Life tends to be really hard on the discs between the vertebrae in our spines. Discs are made of a flexible cartilage with a thick fluid and a hard nucleus in the middle. Discs are designed to improve motion and provide shock absorption which makes them the most abused structure in the spine. When we bend forward, the disc bulges backward. This can cause weakness due to wear and tear on the inner posterior aspect of the disc. Likewise, placing too much strain on the top can make the disc bulge all the way around. This is seen when someone is overweight, does a lot of high impact exercises, or loads the body with too much weight like with squats.
Each time a disc bulges farther beyond its normal borders, micro-tearing occurs. Tears heal with scar tissue which is, by its nature, not as pliable and can tear again. It is possible to train scar tissue into flexibility and help it act like regular disc tissue but it takes time and training. Too often the more rigid scar tissue will tear and recreate the original problem. This is where traction or decompression comes in.
I may offend some docs who are big into decompression therapy but to me, it and traction are the same thing. I think they started using the fancier word “decompression” because they developed more sophisticated and expensive equipment and needed a word to match. I must confess, though, as a linguist, decompression does portray a clearer and more concise picture of what we are hoping to accomplish. But, I digress. With decompression or traction (and from here I will use the words interchangeably) the goal is to take away pressure from the disc. When pressure on the disc is lessened, the disc can reshape and heal.
Traction can be accomplished in a number of ways. The method I am asked about most is about home-unit to hang upside down. In this case, one straps their ankles into a clamp and then leans backward to a specified angle. Some units will allow a person to hang completely upside down. I recommend 45 degrees to start. That is usually enough to open the disc space without getting a head rush that will shorten the traction time.
There is a host of other traction devices. Most of them can be found on late night infomercials. All of have some legitimacy but some are definitely better than others. The one I have seen a lot recently has the person lying down with their heels resting on a moveable piece that pulls and moves the legs side to side. I am not sure how much traction is occurring but movement is always good. One of the better ones I have seen in the past looks like a big cushy loop that hangs in a doorway. The person is situated so that their upper back is on the ground and their pelvis and legs are parallel with the doorway. Again, the end result is the same and usually positive.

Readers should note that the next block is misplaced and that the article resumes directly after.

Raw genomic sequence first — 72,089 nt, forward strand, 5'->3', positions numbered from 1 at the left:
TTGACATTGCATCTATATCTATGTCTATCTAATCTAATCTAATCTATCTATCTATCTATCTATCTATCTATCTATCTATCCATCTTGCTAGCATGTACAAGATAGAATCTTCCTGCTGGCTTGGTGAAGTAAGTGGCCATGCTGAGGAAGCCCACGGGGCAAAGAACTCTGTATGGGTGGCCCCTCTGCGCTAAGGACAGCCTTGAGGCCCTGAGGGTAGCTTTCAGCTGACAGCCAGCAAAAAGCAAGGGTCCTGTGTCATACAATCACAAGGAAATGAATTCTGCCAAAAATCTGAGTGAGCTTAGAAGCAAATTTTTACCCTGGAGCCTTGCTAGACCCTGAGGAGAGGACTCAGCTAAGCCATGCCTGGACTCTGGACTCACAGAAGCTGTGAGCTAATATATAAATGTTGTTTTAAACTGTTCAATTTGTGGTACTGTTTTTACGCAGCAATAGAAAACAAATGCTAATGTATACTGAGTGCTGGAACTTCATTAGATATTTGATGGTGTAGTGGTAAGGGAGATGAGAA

Some providers have very nice decompression machines that are extremely effective in separating the vertebrae thus decompressing the disc. With severe disc bulges and herniations, these machines can be lifesavers. The only downside is the expense which can be significant. In our office, we have available a more hands-on form of traction called flexion-distraction. The table we use flexes at the lumbar level and is spring loaded. The doctor puts one hand on the spine holding a specific level in place and uses the opposite hand to push the table down. The spine separates then accommodates as the spring pushes the table back up. If the chiropractor knows what they are doing, this a very effective form of traction and can make a big difference in the disc.
All of the forms of traction that I mentioned above address the low back. There are, however, various units for the neck, as well. There are three main types of cervical traction. One way uses a harness around the chin and base of the skull attached to a rope and pulley. These units either have a counter-weight, usually a water bag, or a tension spring. The other devices look like a collar between the shoulders and the chin/skull that expand when pumped full of air. Both are effective and mostly utilized at home. The third combines traction with an attempt to restore curvature. This unit is a wedge whereupon a person lies with their head hanging over the tall side of the wedge. Often times there is an elastic strap or a weight that pulls down from the forehead.
Whatever method you choose or whichever method is the most effective for you, the key to success, as with most things, is to apply it consistently over a significant length of time. I have a cervical traction unit that I use when my neck is hurting and I routinely have Dr. Wagnon adjust me on the flexion-distraction table. Discs, just like people, sometimes just need a break from the pressures of everyday life, traction or decompression is a great way to accomplish this.